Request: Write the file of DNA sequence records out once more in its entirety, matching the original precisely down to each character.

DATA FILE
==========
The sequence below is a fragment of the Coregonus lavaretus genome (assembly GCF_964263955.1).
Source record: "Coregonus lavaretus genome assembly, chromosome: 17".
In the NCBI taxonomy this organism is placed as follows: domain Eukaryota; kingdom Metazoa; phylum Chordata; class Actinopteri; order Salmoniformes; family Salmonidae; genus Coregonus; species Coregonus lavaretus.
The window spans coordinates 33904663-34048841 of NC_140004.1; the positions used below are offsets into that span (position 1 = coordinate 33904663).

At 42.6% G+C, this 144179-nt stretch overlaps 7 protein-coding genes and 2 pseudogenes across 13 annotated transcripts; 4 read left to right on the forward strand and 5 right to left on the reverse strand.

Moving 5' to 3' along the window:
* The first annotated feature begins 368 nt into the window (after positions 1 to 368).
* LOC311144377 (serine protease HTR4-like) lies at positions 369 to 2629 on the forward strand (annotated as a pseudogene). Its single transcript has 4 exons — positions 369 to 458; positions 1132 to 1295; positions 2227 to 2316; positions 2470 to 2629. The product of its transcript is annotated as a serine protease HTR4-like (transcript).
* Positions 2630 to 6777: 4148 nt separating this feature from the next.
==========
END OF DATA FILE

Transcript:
The sequence below is a fragment of the Coregonus lavaretus genome (assembly GCF_964263955.1).
Source record: "Coregonus lavaretus genome assembly, chromosome: 17".
In the NCBI taxonomy this organism is placed as follows: domain Eukaryota; kingdom Metazoa; phylum Chordata; class Actinopteri; order Salmoniformes; family Salmonidae; genus Coregonus; species Coregonus lavaretus.
The window spans coordinates 33904663-34048841 of NC_140004.1; the positions used below are offsets into that span (position 1 = coordinate 33904663).

At 42.6% G+C, this 144179-nt stretch overlaps 7 protein-coding genes and 2 pseudogenes across 13 annotated transcripts; 4 read left to right on the forward strand and 5 right to left on the reverse strand.

Moving 5' to 3' along the window:
* The first annotated feature begins 368 nt into the window (after positions 1 to 368).
* LOC311144377 (serine protease HTR4-like) lies at positions 369 to 2629 on the forward strand (annotated as a pseudogene). Its single transcript has 4 exons — positions 369 to 458; positions 1132 to 1295; positions 2227 to 2316; positions 2470 to 2629. The product of its transcript is annotated as a serine protease HTR4-like (transcript).
* Positions 2630 to 6777: 4148 nt separating this feature from the next.